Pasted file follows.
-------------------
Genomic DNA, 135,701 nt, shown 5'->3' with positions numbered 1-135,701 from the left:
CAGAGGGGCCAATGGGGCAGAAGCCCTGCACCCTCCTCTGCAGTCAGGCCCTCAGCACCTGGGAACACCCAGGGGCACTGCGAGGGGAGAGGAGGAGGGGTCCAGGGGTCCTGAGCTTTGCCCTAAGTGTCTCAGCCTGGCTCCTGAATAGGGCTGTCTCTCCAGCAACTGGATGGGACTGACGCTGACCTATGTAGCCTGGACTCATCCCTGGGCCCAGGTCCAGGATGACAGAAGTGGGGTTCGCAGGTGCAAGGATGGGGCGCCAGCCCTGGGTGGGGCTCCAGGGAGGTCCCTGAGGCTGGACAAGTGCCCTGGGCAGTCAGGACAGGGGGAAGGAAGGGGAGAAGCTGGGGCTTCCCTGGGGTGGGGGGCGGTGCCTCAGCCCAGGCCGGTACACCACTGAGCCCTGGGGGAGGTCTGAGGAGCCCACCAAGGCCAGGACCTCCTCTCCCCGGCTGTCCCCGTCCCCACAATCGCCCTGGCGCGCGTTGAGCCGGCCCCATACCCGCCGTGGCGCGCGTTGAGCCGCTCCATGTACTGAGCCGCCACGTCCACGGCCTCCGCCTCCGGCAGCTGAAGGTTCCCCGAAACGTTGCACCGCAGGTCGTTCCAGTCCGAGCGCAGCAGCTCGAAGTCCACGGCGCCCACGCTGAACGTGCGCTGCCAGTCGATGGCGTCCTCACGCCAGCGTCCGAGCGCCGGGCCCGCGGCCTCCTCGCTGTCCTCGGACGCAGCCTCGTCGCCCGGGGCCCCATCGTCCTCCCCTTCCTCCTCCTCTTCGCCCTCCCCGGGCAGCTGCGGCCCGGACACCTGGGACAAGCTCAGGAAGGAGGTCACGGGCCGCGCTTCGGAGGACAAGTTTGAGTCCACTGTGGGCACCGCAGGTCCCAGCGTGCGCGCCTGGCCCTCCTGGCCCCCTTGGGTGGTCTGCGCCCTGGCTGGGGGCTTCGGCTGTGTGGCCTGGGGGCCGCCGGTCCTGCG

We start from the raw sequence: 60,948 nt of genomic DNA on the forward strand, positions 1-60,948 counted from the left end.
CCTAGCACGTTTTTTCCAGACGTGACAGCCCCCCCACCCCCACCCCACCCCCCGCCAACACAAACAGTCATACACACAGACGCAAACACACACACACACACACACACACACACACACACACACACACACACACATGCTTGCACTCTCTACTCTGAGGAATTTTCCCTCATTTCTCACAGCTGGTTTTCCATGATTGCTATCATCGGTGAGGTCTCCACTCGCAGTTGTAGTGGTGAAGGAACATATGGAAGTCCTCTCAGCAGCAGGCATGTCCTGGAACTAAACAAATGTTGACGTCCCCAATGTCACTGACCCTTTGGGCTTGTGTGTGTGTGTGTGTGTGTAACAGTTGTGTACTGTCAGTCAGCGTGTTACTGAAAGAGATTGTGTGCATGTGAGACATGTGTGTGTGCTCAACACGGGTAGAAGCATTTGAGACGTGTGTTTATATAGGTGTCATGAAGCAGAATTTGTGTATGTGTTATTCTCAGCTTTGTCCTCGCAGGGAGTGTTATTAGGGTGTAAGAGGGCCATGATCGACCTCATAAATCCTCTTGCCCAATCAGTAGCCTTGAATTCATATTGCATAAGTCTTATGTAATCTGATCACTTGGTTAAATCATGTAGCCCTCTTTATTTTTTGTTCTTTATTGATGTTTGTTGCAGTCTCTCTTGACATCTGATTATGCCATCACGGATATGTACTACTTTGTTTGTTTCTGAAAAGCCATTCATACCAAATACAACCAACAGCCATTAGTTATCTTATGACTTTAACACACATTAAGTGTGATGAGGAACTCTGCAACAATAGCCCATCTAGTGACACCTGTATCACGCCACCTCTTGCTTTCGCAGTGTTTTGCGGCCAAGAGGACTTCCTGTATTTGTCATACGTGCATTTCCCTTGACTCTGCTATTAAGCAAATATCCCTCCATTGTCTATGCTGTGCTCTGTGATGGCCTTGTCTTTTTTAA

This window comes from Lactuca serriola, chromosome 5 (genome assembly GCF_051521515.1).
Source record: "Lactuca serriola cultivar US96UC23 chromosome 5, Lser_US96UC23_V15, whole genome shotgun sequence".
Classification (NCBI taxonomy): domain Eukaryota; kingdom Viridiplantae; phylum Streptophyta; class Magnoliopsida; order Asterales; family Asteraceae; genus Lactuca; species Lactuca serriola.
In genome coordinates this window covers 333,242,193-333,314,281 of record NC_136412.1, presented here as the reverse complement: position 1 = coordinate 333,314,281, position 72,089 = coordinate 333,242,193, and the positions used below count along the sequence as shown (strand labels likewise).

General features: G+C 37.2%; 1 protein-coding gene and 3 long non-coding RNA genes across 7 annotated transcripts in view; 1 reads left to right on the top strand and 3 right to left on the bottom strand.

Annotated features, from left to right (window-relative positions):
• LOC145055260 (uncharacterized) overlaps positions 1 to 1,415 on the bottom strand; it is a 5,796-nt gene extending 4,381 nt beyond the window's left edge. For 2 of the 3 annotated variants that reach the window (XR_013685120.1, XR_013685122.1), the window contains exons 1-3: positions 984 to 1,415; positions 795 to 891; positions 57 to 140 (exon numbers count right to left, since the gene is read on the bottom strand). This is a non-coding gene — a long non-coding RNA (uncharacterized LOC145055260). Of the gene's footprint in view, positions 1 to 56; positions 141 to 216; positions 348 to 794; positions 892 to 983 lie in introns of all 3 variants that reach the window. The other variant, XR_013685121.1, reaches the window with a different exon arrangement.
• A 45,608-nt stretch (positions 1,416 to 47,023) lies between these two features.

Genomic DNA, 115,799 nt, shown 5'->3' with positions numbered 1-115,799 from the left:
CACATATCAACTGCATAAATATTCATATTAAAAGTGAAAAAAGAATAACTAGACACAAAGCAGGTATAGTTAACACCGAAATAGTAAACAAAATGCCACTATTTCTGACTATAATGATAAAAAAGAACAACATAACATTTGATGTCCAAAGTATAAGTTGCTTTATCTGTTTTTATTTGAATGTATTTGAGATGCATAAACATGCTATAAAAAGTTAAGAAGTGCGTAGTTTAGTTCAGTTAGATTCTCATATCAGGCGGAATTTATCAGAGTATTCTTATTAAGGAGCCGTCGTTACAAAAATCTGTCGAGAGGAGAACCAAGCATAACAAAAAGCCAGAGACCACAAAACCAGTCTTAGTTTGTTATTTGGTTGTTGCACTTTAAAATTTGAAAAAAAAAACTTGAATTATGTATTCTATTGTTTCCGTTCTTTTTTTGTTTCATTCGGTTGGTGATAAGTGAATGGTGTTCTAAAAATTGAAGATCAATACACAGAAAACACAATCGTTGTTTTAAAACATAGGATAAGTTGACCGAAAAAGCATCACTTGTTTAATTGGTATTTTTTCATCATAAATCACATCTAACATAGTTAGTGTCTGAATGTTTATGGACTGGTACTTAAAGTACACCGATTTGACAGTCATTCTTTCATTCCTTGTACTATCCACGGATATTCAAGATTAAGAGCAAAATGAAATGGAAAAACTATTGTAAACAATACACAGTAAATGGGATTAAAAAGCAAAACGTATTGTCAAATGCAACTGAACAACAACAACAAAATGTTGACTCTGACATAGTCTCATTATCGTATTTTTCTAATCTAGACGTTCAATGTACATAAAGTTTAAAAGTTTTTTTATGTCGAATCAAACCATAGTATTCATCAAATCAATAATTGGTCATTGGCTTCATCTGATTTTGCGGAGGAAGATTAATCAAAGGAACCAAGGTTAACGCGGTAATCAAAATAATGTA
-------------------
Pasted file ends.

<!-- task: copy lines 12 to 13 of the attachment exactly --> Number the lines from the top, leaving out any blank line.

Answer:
• A 45,608-nt stretch (positions 1,416 to 47,023) lies between these two features.

Genomic DNA, 115,799 nt, shown 5'->3' with positions numbered 1-115,799 from the left: